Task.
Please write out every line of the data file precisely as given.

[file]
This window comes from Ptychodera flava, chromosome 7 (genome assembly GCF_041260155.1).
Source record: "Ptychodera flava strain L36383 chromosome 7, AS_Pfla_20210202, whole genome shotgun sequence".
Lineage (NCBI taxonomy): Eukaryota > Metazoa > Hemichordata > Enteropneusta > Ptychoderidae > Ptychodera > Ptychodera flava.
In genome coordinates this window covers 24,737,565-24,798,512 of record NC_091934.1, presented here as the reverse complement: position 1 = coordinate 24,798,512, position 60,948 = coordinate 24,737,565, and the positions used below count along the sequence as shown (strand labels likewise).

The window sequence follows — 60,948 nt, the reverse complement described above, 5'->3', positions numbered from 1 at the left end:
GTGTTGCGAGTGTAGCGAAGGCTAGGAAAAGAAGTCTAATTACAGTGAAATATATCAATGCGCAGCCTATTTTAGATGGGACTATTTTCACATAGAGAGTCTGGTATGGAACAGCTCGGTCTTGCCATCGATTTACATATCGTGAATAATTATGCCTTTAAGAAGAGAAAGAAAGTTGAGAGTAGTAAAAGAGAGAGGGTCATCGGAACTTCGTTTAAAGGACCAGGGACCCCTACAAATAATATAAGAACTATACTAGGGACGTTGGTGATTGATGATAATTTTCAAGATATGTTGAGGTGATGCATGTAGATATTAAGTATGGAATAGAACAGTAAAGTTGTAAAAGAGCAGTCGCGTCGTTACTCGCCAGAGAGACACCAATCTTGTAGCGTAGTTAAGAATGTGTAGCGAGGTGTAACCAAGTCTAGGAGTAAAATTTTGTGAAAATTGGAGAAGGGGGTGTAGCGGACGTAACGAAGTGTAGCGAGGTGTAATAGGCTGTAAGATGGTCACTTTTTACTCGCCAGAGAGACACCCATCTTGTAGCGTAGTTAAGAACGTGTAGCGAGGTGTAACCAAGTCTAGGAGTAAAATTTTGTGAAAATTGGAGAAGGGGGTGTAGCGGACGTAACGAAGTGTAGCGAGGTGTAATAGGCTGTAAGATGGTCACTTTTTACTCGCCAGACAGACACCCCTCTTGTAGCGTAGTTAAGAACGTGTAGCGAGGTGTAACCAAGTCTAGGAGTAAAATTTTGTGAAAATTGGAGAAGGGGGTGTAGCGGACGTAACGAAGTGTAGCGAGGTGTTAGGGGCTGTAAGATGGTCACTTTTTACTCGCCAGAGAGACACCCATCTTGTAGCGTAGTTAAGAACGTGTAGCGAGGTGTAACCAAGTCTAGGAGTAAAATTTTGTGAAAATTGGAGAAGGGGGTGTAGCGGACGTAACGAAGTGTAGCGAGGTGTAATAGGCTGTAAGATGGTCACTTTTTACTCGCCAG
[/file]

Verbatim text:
This window comes from Ptychodera flava, chromosome 7 (genome assembly GCF_041260155.1).
Source record: "Ptychodera flava strain L36383 chromosome 7, AS_Pfla_20210202, whole genome shotgun sequence".
Lineage (NCBI taxonomy): Eukaryota > Metazoa > Hemichordata > Enteropneusta > Ptychoderidae > Ptychodera > Ptychodera flava.
In genome coordinates this window covers 24,737,565-24,798,512 of record NC_091934.1, presented here as the reverse complement: position 1 = coordinate 24,798,512, position 60,948 = coordinate 24,737,565, and the positions used below count along the sequence as shown (strand labels likewise).

The window sequence follows — 60,948 nt, the reverse complement described above, 5'->3', positions numbered from 1 at the left end:
GTGTTGCGAGTGTAGCGAAGGCTAGGAAAAGAAGTCTAATTACAGTGAAATATATCAATGCGCAGCCTATTTTAGATGGGACTATTTTCACATAGAGAGTCTGGTATGGAACAGCTCGGTCTTGCCATCGATTTACATATCGTGAATAATTATGCCTTTAAGAAGAGAAAGAAAGTTGAGAGTAGTAAAAGAGAGAGGGTCATCGGAACTTCGTTTAAAGGACCAGGGACCCCTACAAATAATATAAGAACTATACTAGGGACGTTGGTGATTGATGATAATTTTCAAGATATGTTGAGGTGATGCATGTAGATATTAAGTATGGAATAGAACAGTAAAGTTGTAAAAGAGCAGTCGCGTCGTTACTCGCCAGAGAGACACCAATCTTGTAGCGTAGTTAAGAATGTGTAGCGAGGTGTAACCAAGTCTAGGAGTAAAATTTTGTGAAAATTGGAGAAGGGGGTGTAGCGGACGTAACGAAGTGTAGCGAGGTGTAATAGGCTGTAAGATGGTCACTTTTTACTCGCCAGAGAGACACCCATCTTGTAGCGTAGTTAAGAACGTGTAGCGAGGTGTAACCAAGTCTAGGAGTAAAATTTTGTGAAAATTGGAGAAGGGGGTGTAGCGGACGTAACGAAGTGTAGCGAGGTGTAATAGGCTGTAAGATGGTCACTTTTTACTCGCCAGACAGACACCCCTCTTGTAGCGTAGTTAAGAACGTGTAGCGAGGTGTAACCAAGTCTAGGAGTAAAATTTTGTGAAAATTGGAGAAGGGGGTGTAGCGGACGTAACGAAGTGTAGCGAGGTGTTAGGGGCTGTAAGATGGTCACTTTTTACTCGCCAGAGAGACACCCATCTTGTAGCGTAGTTAAGAACGTGTAGCGAGGTGTAACCAAGTCTAGGAGTAAAATTTTGTGAAAATTGGAGAAGGGGGTGTAGCGGACGTAACGAAGTGTAGCGAGGTGTAATAGGCTGTAAGATGGTCACTTTTTACTCGCCAG